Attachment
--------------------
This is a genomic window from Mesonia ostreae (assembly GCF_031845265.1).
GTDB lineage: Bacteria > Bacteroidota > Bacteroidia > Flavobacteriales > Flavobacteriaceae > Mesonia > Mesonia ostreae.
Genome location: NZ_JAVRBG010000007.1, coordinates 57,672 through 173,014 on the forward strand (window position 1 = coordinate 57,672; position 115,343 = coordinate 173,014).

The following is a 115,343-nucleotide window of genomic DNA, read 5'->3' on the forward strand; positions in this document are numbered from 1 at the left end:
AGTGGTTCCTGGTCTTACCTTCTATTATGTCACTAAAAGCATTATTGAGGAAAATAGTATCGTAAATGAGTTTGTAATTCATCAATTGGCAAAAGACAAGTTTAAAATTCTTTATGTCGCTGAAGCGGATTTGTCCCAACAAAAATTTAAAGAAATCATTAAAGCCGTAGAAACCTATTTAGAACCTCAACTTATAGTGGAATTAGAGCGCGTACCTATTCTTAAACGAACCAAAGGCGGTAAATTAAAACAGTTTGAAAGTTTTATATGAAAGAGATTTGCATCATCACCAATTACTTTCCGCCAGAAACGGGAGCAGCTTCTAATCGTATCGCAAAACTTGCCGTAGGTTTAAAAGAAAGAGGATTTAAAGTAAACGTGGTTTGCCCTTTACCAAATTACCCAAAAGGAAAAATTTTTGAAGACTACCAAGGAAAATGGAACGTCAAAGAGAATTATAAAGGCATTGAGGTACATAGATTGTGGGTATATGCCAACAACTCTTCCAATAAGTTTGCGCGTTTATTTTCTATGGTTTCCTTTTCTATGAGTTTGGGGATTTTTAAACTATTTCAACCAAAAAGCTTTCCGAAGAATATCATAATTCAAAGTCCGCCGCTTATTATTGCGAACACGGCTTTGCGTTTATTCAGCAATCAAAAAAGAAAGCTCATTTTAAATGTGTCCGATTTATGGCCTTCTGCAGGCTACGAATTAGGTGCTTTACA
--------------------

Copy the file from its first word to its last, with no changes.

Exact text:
This is a genomic window from Mesonia ostreae (assembly GCF_031845265.1).
GTDB lineage: Bacteria > Bacteroidota > Bacteroidia > Flavobacteriales > Flavobacteriaceae > Mesonia > Mesonia ostreae.
Genome location: NZ_JAVRBG010000007.1, coordinates 57,672 through 173,014 on the forward strand (window position 1 = coordinate 57,672; position 115,343 = coordinate 173,014).

The following is a 115,343-nucleotide window of genomic DNA, read 5'->3' on the forward strand; positions in this document are numbered from 1 at the left end:
AGTGGTTCCTGGTCTTACCTTCTATTATGTCACTAAAAGCATTATTGAGGAAAATAGTATCGTAAATGAGTTTGTAATTCATCAATTGGCAAAAGACAAGTTTAAAATTCTTTATGTCGCTGAAGCGGATTTGTCCCAACAAAAATTTAAAGAAATCATTAAAGCCGTAGAAACCTATTTAGAACCTCAACTTATAGTGGAATTAGAGCGCGTACCTATTCTTAAACGAACCAAAGGCGGTAAATTAAAACAGTTTGAAAGTTTTATATGAAAGAGATTTGCATCATCACCAATTACTTTCCGCCAGAAACGGGAGCAGCTTCTAATCGTATCGCAAAACTTGCCGTAGGTTTAAAAGAAAGAGGATTTAAAGTAAACGTGGTTTGCCCTTTACCAAATTACCCAAAAGGAAAAATTTTTGAAGACTACCAAGGAAAATGGAACGTCAAAGAGAATTATAAAGGCATTGAGGTACATAGATTGTGGGTATATGCCAACAACTCTTCCAATAAGTTTGCGCGTTTATTTTCTATGGTTTCCTTTTCTATGAGTTTGGGGATTTTTAAACTATTTCAACCAAAAAGCTTTCCGAAGAATATCATAATTCAAAGTCCGCCGCTTATTATTGCGAACACGGCTTTGCGTTTATTCAGCAATCAAAAAAGAAAGCTCATTTTAAATGTGTCCGATTTATGGCCTTCTGCAGGCTACGAATTAGGTGCTTTACA